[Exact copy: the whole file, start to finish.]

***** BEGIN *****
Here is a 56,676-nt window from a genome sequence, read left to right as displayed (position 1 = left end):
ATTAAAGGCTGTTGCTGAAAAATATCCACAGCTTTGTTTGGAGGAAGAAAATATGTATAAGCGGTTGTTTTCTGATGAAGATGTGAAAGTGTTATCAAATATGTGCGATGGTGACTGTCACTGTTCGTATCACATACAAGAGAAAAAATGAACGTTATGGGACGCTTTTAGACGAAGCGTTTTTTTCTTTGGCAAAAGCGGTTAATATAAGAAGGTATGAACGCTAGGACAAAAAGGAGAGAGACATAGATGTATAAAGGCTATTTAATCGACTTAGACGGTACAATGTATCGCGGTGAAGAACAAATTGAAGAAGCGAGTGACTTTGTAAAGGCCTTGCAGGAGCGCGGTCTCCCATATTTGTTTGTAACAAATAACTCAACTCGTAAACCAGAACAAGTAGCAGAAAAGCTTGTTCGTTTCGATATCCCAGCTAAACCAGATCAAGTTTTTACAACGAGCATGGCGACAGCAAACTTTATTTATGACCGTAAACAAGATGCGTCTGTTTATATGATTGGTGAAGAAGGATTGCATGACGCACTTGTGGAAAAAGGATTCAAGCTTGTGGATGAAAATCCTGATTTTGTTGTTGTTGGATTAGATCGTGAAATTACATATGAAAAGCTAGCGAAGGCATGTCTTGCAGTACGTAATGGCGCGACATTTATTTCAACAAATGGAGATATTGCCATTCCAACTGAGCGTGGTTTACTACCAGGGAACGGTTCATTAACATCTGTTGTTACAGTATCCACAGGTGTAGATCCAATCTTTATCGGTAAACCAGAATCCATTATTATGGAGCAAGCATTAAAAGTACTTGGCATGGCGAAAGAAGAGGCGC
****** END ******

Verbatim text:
Here is a 56,676-nt window from a genome sequence, read left to right as displayed (position 1 = left end):
ATTAAAGGCTGTTGCTGAAAAATATCCACAGCTTTGTTTGGAGGAAGAAAATATGTATAAGCGGTTGTTTTCTGATGAAGATGTGAAAGTGTTATCAAATATGTGCGATGGTGACTGTCACTGTTCGTATCACATACAAGAGAAAAAATGAACGTTATGGGACGCTTTTAGACGAAGCGTTTTTTTCTTTGGCAAAAGCGGTTAATATAAGAAGGTATGAACGCTAGGACAAAAAGGAGAGAGACATAGATGTATAAAGGCTATTTAATCGACTTAGACGGTACAATGTATCGCGGTGAAGAACAAATTGAAGAAGCGAGTGACTTTGTAAAGGCCTTGCAGGAGCGCGGTCTCCCATATTTGTTTGTAACAAATAACTCAACTCGTAAACCAGAACAAGTAGCAGAAAAGCTTGTTCGTTTCGATATCCCAGCTAAACCAGATCAAGTTTTTACAACGAGCATGGCGACAGCAAACTTTATTTATGACCGTAAACAAGATGCGTCTGTTTATATGATTGGTGAAGAAGGATTGCATGACGCACTTGTGGAAAAAGGATTCAAGCTTGTGGATGAAAATCCTGATTTTGTTGTTGTTGGATTAGATCGTGAAATTACATATGAAAAGCTAGCGAAGGCATGTCTTGCAGTACGTAATGGCGCGACATTTATTTCAACAAATGGAGATATTGCCATTCCAACTGAGCGTGGTTTACTACCAGGGAACGGTTCATTAACATCTGTTGTTACAGTATCCACAGGTGTAGATCCAATCTTTATCGGTAAACCAGAATCCATTATTATGGAGCAAGCATTAAAAGTACTTGGCATGGCGAAAGAAGAGGCGC